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Everyday Must Read Parenting Travel

My Family and I Lived In An RV For 5 Months, and This Is What We Learned

It all started with a dream for a simpler life. My family and I spent an unknowingly amount of time thinking about the most ideal life we could come up with. Things were good as they were, but our minds kept wandering. We knew there was more out there, things to see, options to explore. We lived in a beautiful town, with access to anything you could think of. The people were kind, the schools were impressive.

But something kept pulling us, like a strong magnet nagging our thoughts in a different direction. No matter how much we reminded ourselves how good it was where we were, we just knew we had to keep our minds open. So we did. We kept our eyes open to new opportunities, not knowing what the expect. Sure enough, as soon as we decided change was good, and the opportunity came knocking. And we answered.

As everything started falling into place, our actual living space was still unknown. We decided while we were on this open mind train, we might as well stick with it. Next thing we knew, we had sold, donated and handed out about 90% of our belongings. It felt a little crazy, mostly freeing and extremely awesome. We packed up what would fit in our cars and headed off to our new destination. Oddly enough, this specific destination had one living option available at the time. An RV. Am immobile one at that. Since we had continued on with this opportunity and no longer had furniture, it actually seemed like the perfect fit. So we did it.

Then it began, our life in an RV. Our kids looked at it like it was their own spaceship, and we kept in mind that it’s a great way to get a feel for small living. And we certainly learned a lot along the way. The good, the bad, and the things we’ll never take for granted again.

For example, clutter loves small spaces. If you thought smaller square footage would be less of a headache, it’s the total opposite. One human body seems to take up of the living space. I could touch the ceiling, floor, two walls and counter all in a single reach. Imagine 3 additional people and some everyday essentials in the mix.


Hygiene isn’t a fun factor either. If you had to choose between washing your body, your hair or shaving your legs, what would you choose? Yeah, unfortunately, this was a common question with a tiny water heater on the brisk of winter. I can’t say you really get used to it, but you learn how to adapt. I’m pretty sure my kids were occasionally the stinky kids at school. And I wasn’t too far off either.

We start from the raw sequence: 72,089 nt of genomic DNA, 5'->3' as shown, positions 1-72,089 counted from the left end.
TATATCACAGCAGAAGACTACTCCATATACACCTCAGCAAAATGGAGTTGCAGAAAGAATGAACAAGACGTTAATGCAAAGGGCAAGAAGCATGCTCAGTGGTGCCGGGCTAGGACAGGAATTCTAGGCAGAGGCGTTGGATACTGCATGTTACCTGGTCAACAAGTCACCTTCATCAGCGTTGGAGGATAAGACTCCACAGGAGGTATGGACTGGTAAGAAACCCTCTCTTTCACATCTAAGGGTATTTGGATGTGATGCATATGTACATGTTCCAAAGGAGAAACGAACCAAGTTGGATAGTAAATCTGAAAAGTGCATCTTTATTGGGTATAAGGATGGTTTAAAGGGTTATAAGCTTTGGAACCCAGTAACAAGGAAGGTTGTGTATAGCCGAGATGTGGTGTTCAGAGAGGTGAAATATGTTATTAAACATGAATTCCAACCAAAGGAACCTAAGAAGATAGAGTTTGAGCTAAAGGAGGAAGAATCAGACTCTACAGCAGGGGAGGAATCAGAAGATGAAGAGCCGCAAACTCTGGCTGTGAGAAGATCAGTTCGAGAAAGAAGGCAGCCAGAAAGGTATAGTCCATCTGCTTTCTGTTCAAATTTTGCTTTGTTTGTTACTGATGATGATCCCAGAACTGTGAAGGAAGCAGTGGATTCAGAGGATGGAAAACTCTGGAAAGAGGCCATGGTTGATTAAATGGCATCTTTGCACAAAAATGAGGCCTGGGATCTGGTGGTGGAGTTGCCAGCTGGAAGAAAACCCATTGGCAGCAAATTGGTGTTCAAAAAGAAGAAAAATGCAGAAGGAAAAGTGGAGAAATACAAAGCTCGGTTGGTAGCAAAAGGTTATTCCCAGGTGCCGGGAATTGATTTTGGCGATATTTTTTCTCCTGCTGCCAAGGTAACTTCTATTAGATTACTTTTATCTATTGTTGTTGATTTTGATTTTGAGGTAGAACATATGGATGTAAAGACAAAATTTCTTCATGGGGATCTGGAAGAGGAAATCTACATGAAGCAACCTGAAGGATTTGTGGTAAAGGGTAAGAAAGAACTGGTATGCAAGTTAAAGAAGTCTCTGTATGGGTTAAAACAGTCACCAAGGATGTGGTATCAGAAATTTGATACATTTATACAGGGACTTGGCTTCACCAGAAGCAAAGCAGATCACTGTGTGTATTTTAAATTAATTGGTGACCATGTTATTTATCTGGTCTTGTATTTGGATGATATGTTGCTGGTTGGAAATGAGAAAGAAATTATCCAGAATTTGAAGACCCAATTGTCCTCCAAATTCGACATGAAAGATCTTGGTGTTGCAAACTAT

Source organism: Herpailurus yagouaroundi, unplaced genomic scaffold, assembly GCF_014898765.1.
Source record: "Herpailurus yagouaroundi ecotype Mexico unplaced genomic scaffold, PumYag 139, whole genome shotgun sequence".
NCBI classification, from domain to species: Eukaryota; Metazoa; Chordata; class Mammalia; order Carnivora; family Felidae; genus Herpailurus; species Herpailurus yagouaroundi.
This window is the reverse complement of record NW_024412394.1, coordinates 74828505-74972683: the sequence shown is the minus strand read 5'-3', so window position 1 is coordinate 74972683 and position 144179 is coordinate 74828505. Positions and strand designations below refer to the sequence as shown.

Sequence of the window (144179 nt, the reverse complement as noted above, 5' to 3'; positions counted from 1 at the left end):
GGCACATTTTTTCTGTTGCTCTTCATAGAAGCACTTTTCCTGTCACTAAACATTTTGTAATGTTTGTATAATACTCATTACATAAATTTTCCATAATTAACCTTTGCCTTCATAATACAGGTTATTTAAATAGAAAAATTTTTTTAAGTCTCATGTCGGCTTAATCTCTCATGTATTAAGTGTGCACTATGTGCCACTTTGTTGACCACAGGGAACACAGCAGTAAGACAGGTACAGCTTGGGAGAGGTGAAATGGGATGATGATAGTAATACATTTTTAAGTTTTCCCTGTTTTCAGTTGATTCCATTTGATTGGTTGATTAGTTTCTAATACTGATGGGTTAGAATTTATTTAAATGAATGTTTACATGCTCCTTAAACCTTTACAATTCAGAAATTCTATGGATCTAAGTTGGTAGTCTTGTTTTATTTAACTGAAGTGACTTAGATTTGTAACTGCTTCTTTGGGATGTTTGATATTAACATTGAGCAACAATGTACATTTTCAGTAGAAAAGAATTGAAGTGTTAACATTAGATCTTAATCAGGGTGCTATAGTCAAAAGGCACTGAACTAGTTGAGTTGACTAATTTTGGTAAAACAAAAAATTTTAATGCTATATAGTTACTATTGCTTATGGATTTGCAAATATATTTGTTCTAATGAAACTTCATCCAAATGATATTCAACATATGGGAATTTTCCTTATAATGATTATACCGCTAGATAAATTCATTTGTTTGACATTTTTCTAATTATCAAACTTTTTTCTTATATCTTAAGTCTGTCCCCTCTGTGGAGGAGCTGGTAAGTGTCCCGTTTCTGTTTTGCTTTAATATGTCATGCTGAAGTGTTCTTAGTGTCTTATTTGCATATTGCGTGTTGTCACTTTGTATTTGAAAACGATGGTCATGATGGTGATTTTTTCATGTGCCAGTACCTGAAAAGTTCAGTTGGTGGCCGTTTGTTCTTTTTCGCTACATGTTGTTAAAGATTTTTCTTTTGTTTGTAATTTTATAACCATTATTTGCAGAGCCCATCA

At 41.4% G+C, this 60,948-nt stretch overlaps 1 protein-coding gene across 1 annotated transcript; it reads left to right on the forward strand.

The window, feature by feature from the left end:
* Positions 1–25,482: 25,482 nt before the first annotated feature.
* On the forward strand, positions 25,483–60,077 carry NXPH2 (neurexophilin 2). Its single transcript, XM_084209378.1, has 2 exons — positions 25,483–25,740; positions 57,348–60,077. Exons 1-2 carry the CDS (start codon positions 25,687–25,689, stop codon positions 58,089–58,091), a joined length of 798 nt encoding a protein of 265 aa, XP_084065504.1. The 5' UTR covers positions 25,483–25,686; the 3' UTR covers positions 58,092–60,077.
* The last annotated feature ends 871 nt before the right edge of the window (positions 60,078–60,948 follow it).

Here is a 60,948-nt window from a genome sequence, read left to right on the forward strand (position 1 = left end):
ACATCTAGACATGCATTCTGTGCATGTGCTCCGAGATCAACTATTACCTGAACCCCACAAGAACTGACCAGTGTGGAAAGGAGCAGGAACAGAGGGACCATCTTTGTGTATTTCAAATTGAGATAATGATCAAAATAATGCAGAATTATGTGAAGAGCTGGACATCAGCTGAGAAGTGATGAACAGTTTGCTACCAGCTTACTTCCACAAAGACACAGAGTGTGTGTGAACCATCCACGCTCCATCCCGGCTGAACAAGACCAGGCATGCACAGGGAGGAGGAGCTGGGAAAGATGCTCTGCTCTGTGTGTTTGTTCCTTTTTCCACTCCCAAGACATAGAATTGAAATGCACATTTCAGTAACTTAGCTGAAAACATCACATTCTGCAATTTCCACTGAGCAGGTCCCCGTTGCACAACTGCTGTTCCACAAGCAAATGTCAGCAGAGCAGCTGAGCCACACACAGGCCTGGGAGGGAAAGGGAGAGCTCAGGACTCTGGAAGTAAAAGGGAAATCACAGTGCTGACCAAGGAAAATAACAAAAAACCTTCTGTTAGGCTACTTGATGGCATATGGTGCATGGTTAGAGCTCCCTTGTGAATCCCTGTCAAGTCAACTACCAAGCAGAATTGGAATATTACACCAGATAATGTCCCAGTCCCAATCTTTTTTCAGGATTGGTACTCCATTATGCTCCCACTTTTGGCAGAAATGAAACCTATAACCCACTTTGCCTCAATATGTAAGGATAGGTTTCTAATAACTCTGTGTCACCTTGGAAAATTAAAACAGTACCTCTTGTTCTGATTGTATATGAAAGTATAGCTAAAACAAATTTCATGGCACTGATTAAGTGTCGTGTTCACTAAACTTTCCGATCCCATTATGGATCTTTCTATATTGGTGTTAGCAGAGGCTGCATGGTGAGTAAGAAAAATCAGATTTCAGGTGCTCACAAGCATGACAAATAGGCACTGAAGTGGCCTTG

On the flip side, there were some great things I learned as well.

Kids can still be easily entertained with a good sunset and a deck of cards. When times got extra crowded, being outdoors was the answer, and it never seemed to fail. Someone’s soon-to-be property will have a nice child-made garden waiting for them. And it’s a real beauty.

The snuggle sessions are strong. When you’re in tight quarters, the tension can ride its own crazy wave. But there’s no stomping it off or taking a break in the other room. You have to get all Oprah Winfrey and say, You get a hug. She gets a hug. He gets a hug. The dog gets a hug. Everyone gets a hug! Whether you like it or not. However, it does help you get past certain things quicker. When you’re sharing a tiny space, added tension is the last thing you want, so it really helps filter what is and isn’t a big deal.

I always imagined what it would be like to live in an RV. Of course, my ideal image of it was always more picturesque. Complete with rolling wheels, and continually parked at new destinations. Like a little adventure machine. But the beautiful thing was, it provided us to continue on with a little unknown dream that turned into reality.

It taught me that even when my kids say they’re bored, it’s not entirely true. If they can find entertainment in a tiny space, they can certainly find it elsewhere. It was interesting to see how quickly certain stressors melted off my shoulders and helped me focus on what was important. I saw that in my kiddos as well. I also learned how seriously important and special your own space is. Space bubbles are real.

Although I’m glad we had that experience, I’m happy we checked that box and can move onto the next phase. Maybe I’m a little coo-coo from being cooped up the past few months, but my family and I have gained a whole new appreciation for the things we once overlooked. Actual warm water that runs for more than 2 minutes, room to breathe and a washing machine of all things, make my heart sing. I seriously never thought I’d get so excited over a storage closet in my life. Or the fact we can all reach out arms our and not poke each other in the eye.

We learned a lot along the way, both little and small. But most of all, I’m glad it taught us how to learn, adapt and grow. And I must say, I’m pretty thrilled we listened to the nagging dream, as I hope it teaches my kids to do the same.



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